Such issues should be seen in the context of an anticipated consultation paper to be produced next year by the Commission's Environment Directorate setting out some possibilities and options as to how to address maritime emissions in the EU. Following contacts with the Commission, ECSA will be making a contribution to the debate in what is likely to become an increasingly important area of its activities. It should be taken into account in this context that shipping is by far the most environment friendly transport mode.
Loading and Unloading of Bulk Carriers
In June Transport Ministers reached a common position on the directive for the loading and unloading of bulk carriers in Community ports, the basic aim being to implement the IMO BLU Code by establishing clear lines of communication and procedures between ship and shore. ECSA has welcomed the initiative.
New Ship Recycling Code
In August an industry Code of Practice on Ship Recycling was published which sets out the measures that shipowners should be prepared to take prior to disposing of redundant ships. It incorporates the Inventory of Potentially Hazardous Materials on Board agreed earlier this year and which has been approved by IMO. The Code, produced by ICS (International Chamber of Shipping) in cooperation with other industry bodies, including ECSA, is a concerted response to the concerns that have been raised about the working and environmental conditions in some of the world's ship recycling facilities, most of which are located in developing countries.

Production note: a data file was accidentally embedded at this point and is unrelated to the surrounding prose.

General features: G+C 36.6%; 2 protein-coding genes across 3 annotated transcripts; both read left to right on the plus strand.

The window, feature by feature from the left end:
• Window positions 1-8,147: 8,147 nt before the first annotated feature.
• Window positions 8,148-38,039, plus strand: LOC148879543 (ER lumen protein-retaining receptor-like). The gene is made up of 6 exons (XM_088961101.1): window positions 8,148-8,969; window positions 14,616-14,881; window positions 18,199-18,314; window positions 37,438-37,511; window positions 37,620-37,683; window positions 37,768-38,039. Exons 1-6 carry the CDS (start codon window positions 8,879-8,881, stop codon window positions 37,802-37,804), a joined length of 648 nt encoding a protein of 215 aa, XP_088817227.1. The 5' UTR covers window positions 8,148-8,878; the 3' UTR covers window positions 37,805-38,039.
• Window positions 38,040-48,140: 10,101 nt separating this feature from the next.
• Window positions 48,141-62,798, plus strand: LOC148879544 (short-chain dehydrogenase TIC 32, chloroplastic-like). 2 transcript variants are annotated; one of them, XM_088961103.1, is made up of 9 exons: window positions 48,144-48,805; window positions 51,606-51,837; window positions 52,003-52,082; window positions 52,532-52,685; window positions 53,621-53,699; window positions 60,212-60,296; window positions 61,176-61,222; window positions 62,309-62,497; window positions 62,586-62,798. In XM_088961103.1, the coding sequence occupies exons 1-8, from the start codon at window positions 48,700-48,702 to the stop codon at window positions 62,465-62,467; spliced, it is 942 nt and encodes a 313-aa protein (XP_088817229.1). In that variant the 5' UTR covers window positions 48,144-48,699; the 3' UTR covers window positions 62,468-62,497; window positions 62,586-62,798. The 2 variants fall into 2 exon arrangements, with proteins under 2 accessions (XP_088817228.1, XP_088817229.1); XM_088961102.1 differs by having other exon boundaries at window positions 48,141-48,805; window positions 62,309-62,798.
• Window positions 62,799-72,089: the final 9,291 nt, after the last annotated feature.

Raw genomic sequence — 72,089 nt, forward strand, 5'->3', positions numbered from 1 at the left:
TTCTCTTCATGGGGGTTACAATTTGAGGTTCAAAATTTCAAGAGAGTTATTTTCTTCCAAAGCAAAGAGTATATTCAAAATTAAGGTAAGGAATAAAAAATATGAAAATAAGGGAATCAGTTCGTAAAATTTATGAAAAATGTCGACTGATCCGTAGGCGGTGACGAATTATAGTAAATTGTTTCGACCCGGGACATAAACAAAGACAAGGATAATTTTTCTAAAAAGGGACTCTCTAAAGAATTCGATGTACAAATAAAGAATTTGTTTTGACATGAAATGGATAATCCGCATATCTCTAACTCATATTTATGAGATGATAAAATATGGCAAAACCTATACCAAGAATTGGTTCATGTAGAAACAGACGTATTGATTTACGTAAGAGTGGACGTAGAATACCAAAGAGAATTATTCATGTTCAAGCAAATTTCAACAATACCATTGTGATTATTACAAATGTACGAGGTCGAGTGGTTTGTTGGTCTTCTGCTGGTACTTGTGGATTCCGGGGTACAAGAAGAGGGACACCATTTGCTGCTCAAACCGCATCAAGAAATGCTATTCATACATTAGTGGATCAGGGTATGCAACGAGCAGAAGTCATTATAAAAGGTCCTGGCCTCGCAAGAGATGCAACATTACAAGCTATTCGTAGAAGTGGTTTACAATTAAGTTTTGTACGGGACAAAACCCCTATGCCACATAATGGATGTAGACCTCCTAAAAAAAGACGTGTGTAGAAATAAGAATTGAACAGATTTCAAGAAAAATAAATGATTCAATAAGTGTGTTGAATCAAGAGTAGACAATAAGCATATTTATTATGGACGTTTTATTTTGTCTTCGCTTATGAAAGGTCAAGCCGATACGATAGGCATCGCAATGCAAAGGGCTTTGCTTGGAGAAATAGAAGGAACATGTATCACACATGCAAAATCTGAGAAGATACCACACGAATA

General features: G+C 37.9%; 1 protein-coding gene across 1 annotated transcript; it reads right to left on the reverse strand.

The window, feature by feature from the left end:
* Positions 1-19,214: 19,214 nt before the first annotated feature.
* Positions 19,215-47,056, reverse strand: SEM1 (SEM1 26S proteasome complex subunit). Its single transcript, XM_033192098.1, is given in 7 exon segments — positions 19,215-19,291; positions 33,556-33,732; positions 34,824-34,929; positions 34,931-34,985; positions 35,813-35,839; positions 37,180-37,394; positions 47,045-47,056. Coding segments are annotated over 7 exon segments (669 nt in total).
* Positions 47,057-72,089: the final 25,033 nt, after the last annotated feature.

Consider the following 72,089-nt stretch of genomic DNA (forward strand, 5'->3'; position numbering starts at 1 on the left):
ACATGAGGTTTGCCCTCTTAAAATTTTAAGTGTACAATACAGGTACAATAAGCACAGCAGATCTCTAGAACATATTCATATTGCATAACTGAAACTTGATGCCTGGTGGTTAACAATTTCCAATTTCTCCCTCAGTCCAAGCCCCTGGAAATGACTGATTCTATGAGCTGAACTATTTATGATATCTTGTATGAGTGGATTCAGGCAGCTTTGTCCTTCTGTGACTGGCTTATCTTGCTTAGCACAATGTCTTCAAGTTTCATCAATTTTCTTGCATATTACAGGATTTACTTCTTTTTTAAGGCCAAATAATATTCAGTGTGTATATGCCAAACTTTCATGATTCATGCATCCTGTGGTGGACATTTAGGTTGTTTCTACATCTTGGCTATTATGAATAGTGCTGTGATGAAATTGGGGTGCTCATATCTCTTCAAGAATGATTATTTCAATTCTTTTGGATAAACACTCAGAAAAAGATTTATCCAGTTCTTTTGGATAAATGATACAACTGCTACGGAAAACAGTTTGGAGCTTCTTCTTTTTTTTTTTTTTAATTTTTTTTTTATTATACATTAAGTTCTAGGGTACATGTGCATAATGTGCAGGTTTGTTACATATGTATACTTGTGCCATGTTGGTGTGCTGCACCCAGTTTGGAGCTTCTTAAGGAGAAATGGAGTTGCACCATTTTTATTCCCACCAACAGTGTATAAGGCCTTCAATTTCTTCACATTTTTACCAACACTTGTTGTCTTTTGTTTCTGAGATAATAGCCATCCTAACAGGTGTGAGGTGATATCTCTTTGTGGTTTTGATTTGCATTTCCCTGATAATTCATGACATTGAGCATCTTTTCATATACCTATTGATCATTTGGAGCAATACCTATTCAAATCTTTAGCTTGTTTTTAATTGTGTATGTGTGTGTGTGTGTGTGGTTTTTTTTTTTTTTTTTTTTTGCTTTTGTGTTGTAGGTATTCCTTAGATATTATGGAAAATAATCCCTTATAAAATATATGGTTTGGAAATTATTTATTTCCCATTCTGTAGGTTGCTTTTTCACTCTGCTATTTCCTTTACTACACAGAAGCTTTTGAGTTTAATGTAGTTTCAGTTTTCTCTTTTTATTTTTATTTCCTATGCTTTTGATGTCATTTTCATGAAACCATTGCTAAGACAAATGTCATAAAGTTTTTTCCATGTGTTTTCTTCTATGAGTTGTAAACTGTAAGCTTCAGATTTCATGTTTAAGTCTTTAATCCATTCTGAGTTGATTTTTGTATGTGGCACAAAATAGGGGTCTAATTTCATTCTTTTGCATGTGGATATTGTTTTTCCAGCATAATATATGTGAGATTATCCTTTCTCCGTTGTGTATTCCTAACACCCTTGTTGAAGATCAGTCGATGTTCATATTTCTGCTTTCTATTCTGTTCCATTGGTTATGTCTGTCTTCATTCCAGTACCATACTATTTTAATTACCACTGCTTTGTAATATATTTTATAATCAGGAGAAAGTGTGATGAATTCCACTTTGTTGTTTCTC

The European Quality Information System - Equasis - in operation since May last year is developing steadily, with improvements being made on an ongoing basis. It is hoped that it will become over time the prime worldwide source of ship related information. ECSA, together with other industry bodies, actively participates in the Editorial Board. Key aims must be to ensure that the system is fair and objective in its approach and that errors and inaccuracies in the database are quickly rectified.
While the past year has seen some misgivings expressed about the long term private/public funding of the Galileo satellite navigational system in particular, the Council has indicated its intention to proceed to the development phase of the project. The management structure, costs, demand for services, potential revenue flows and how they will be achieved are currently the subject of ongoing detailed consideration. ECSA is a member of the Maritime Advisory Forum that will be stressing the needs of users as the project develops in order to ensure that it offers an efficient navigational regime both in operational and cost terms.